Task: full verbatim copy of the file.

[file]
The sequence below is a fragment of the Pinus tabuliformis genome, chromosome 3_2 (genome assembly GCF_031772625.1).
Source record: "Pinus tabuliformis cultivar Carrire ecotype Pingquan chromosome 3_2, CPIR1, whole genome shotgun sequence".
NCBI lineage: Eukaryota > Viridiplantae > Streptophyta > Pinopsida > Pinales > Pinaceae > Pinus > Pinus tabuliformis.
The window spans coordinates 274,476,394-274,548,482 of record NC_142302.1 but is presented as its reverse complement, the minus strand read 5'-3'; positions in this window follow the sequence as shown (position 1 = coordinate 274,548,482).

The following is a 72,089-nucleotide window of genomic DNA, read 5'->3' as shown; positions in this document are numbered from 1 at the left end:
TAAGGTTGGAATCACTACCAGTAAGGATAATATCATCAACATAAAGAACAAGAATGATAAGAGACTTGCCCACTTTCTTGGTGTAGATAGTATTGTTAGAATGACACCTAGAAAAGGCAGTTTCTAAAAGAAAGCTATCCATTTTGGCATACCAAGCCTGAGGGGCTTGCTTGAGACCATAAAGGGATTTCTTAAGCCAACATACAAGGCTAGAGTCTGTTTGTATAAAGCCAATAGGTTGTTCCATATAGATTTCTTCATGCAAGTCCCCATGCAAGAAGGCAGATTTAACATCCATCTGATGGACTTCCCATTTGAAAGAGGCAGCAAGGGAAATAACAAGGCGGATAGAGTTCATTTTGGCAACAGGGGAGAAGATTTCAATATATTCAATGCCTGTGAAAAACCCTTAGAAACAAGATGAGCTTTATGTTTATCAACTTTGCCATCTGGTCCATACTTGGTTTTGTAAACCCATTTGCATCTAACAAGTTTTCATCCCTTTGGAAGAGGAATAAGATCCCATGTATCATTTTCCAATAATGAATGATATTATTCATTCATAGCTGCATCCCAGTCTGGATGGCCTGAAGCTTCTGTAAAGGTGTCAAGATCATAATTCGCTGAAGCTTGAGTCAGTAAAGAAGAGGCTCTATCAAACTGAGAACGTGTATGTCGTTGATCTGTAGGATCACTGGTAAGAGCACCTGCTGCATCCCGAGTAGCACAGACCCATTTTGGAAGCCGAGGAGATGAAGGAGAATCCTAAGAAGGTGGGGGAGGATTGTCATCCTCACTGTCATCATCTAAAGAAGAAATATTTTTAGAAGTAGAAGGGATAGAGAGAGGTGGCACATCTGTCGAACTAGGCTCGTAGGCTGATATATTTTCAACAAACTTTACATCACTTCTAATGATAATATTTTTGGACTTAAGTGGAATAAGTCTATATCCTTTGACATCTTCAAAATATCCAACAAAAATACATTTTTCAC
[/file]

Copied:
The sequence below is a fragment of the Pinus tabuliformis genome, chromosome 3_2 (genome assembly GCF_031772625.1).
Source record: "Pinus tabuliformis cultivar Carrire ecotype Pingquan chromosome 3_2, CPIR1, whole genome shotgun sequence".
NCBI lineage: Eukaryota > Viridiplantae > Streptophyta > Pinopsida > Pinales > Pinaceae > Pinus > Pinus tabuliformis.
The window spans coordinates 274,476,394-274,548,482 of record NC_142302.1 but is presented as its reverse complement, the minus strand read 5'-3'; positions in this window follow the sequence as shown (position 1 = coordinate 274,548,482).

The following is a 72,089-nucleotide window of genomic DNA, read 5'->3' as shown; positions in this document are numbered from 1 at the left end:
TAAGGTTGGAATCACTACCAGTAAGGATAATATCATCAACATAAAGAACAAGAATGATAAGAGACTTGCCCACTTTCTTGGTGTAGATAGTATTGTTAGAATGACACCTAGAAAAGGCAGTTTCTAAAAGAAAGCTATCCATTTTGGCATACCAAGCCTGAGGGGCTTGCTTGAGACCATAAAGGGATTTCTTAAGCCAACATACAAGGCTAGAGTCTGTTTGTATAAAGCCAATAGGTTGTTCCATATAGATTTCTTCATGCAAGTCCCCATGCAAGAAGGCAGATTTAACATCCATCTGATGGACTTCCCATTTGAAAGAGGCAGCAAGGGAAATAACAAGGCGGATAGAGTTCATTTTGGCAACAGGGGAGAAGATTTCAATATATTCAATGCCTGTGAAAAACCCTTAGAAACAAGATGAGCTTTATGTTTATCAACTTTGCCATCTGGTCCATACTTGGTTTTGTAAACCCATTTGCATCTAACAAGTTTTCATCCCTTTGGAAGAGGAATAAGATCCCATGTATCATTTTCCAATAATGAATGATATTATTCATTCATAGCTGCATCCCAGTCTGGATGGCCTGAAGCTTCTGTAAAGGTGTCAAGATCATAATTCGCTGAAGCTTGAGTCAGTAAAGAAGAGGCTCTATCAAACTGAGAACGTGTATGTCGTTGATCTGTAGGATCACTGGTAAGAGCACCTGCTGCATCCCGAGTAGCACAGACCCATTTTGGAAGCCGAGGAGATGAAGGAGAATCCTAAGAAGGTGGGGGAGGATTGTCATCCTCACTGTCATCATCTAAAGAAGAAATATTTTTAGAAGTAGAAGGGATAGAGAGAGGTGGCACATCTGTCGAACTAGGCTCGTAGGCTGATATATTTTCAACAAACTTTACATCACTTCTAATGATAATATTTTTGGACTTAAGTGGAATAAGTCTATATCCTTTGACATCTTCAAAATATCCAACAAAAATACATTTTTCAC